Dec. 19 (UPI) -- Every since scientists found supermassive black holes in the early universe, they have been trying to figure out what they ate.
Models of the early universe predicted that most of the gas and dust present would be used up by star formation. But new research suggests an excess of gas surrounding young galaxies would have helped sate growing black holes in the early universe.
"We are now able to demonstrate, for the first time, that primordial galaxies do have enough food in their environments to sustain both the growth of supermassive black holes and vigorous star formation," lead researcher Emanuele Paolo Farina, of the Max Planck Institute for Astronomy in Heidelberg, Germany, said in a news release.
Until now, scientists weren't sure how supermassive black holes grew to such great sizes so shortly after the Big Bang.
"The presence of these early monsters, with masses several billion times the mass of our sun, is a big mystery," said Farina.
Farina and his colleagues were able to spot the gas and dust that fueled the rapid growth of early supermassive black holes using the European Southern Observatory's Atacama Large Millimeter/submillimeter Array, or ALMA.
Using ALMA's MUSE instrument, researchers imaged several quasars, supermassive black holes at the centers of galaxies, in the distant universe. The quasars appeared as they were when the universe was just 870 million years old. The images, described this week in the Astrophysical Journal, revealed massive reservoirs of cool, dense hydrogen gas surrounding 12 of the 31 surveyed quasars.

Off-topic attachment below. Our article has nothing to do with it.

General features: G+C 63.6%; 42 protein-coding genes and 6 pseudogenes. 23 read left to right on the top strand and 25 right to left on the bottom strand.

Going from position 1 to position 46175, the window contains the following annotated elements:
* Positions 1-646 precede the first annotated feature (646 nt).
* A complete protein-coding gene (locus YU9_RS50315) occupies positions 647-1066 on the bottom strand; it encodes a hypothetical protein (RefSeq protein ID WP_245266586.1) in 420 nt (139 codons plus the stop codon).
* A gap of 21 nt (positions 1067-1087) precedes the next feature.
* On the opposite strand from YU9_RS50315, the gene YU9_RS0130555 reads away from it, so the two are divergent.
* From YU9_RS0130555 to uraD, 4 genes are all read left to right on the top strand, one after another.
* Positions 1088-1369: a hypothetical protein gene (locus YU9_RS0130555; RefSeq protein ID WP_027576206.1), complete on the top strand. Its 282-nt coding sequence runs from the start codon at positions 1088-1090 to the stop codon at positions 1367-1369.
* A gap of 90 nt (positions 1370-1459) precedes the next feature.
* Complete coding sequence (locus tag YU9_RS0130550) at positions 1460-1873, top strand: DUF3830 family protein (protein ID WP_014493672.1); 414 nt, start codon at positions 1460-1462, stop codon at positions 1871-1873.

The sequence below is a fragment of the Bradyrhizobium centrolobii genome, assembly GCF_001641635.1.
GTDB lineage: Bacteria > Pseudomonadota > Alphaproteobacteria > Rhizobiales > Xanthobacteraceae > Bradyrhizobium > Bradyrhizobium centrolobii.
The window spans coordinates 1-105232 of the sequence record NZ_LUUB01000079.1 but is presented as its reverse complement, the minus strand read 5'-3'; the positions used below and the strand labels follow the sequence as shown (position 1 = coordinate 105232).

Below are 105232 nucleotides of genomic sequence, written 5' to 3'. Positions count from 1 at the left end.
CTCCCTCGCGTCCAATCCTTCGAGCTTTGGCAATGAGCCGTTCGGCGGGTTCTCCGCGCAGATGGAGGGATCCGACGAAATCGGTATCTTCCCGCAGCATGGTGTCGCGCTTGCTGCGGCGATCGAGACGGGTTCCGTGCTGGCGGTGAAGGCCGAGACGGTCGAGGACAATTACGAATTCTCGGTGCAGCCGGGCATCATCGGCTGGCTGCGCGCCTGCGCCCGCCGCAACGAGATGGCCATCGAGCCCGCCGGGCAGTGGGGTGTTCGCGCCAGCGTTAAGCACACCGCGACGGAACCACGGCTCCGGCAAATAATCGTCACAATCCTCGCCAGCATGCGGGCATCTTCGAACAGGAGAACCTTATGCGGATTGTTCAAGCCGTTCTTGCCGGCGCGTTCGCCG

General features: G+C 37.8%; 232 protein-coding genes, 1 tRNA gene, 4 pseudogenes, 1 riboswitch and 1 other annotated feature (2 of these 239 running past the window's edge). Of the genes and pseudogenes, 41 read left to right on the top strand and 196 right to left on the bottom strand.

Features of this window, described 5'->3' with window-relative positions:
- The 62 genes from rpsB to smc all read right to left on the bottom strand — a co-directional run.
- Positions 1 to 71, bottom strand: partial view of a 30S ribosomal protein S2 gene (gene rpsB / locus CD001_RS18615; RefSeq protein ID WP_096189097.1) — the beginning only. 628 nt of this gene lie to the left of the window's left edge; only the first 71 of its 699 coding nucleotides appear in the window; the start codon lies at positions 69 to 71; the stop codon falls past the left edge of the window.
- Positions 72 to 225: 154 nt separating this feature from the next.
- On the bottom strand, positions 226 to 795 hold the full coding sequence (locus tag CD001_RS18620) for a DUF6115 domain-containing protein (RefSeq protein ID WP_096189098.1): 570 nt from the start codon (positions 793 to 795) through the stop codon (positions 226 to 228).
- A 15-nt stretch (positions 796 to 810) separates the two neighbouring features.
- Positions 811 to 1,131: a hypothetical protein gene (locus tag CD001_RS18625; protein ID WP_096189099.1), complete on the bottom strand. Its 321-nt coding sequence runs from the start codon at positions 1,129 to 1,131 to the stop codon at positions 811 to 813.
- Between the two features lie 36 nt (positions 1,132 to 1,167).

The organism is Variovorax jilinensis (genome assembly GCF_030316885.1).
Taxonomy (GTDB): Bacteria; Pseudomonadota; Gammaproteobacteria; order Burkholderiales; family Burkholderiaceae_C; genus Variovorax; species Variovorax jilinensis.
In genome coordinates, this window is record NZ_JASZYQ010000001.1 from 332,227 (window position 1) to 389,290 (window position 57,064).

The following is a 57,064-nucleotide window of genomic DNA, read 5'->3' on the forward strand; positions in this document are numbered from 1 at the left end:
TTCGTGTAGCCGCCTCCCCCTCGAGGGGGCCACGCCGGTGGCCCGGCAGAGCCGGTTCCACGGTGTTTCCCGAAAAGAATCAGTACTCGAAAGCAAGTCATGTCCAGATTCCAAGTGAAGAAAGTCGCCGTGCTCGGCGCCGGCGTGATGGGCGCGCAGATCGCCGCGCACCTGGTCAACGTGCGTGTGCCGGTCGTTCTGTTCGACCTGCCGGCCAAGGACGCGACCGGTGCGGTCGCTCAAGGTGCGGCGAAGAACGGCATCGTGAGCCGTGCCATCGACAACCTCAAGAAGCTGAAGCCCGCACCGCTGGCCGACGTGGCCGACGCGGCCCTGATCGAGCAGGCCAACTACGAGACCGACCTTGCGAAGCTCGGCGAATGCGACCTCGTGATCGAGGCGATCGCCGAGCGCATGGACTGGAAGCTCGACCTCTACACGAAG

The gas halos imaged by MUSE, the Multi Unit Spectroscopic Explorer, extended out some 100,000 light-years from the centers of each quasar. Scientists suggest the gas would have offered plenty of sustenance to the rapidly growing black holes.
In the future, scientists hope to image quasars and galaxies in the early universe in even more detail using the Extremely Large Telescope -- currently under construction and expected to capture first light in 2025.
"With the power of the ELT, we will be able to delve even deeper into the early Universe to find many more such gas nebulae," Farina said.